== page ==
Tsunamis: stochastic models of occurrence and generation mechanisms

UC Riverside
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Abstract

The devastating consequences of the 2004 Indian Ocean and 2011 Japan tsunamis have led to increased research into many different aspects of the tsunami phenomenon. In this entry, we review research related to the observed complexity and uncertainty associated with tsunami generation, propagation, and occurrence described and analyzed using a variety of stochastic methods. In each case, seismogenic tsunamis are primarily considered. Stochastic models are developed from the physical theories that govern tsunami evolution combined with empirical models fitted to seismic and tsunami observations, as well as tsunami catalogs. These stochastic methods are key to providing probabilistic forecasts and hazard assessments for tsunamis. The stochastic methods described here are similar to those described for earthquakes (Vere-Jones 2013) and volcanoes (Bebbington 2013) in this encyclopedia.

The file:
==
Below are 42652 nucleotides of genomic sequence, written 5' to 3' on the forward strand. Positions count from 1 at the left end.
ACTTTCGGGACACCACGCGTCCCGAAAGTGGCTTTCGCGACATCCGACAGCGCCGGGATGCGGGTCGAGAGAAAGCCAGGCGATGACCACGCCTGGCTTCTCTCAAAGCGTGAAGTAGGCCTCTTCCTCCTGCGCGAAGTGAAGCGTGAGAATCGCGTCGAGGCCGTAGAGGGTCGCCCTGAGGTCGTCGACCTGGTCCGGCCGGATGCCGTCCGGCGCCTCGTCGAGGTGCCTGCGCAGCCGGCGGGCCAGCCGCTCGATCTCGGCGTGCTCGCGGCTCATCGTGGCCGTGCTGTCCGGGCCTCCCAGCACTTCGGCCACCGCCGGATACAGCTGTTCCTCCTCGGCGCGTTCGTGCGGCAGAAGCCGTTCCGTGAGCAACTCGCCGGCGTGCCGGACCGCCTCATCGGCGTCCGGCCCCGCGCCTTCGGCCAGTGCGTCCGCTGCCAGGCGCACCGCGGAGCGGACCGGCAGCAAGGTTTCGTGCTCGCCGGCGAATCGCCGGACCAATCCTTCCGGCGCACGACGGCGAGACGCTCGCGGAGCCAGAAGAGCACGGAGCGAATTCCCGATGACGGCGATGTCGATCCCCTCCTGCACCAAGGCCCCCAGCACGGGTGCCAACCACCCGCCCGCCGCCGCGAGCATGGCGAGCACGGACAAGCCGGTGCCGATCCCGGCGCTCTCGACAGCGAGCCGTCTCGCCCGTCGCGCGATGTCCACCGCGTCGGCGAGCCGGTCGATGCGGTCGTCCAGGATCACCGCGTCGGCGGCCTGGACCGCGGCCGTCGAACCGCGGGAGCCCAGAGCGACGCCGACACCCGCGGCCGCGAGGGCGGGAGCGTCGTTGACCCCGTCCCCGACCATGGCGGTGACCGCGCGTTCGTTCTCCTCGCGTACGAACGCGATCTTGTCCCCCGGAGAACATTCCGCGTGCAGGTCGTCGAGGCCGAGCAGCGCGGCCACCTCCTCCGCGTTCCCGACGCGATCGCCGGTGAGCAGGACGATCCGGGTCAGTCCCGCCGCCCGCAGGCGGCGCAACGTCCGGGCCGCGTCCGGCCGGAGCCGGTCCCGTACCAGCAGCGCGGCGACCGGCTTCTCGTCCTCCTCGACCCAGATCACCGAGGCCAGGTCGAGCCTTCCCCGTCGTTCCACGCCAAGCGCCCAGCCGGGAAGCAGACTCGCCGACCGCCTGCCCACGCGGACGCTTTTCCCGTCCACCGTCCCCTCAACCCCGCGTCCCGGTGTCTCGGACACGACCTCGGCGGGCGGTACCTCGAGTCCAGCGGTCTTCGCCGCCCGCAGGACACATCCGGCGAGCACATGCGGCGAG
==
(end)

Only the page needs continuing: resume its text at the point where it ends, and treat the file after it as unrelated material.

Additional publication details

Publication type Book chapter
Publication Subtype Book Chapter
Title Tsunamis: stochastic models of occurrence and generation mechanisms
DOI 10.1007/978-3-642-27737-5_595-1
Year Published 2014
Language English
Publisher Springer New York
Contributing office(s) Pacific Coastal and Marine Science Center
Description 29 p.
Larger Work Type Book
Larger Work Subtype Monograph
Larger Work Title Encyclopedia of complexity and systems science
First page 1
Last page 29
Online Only (Y/N) N
Additional Online Files (Y/N) N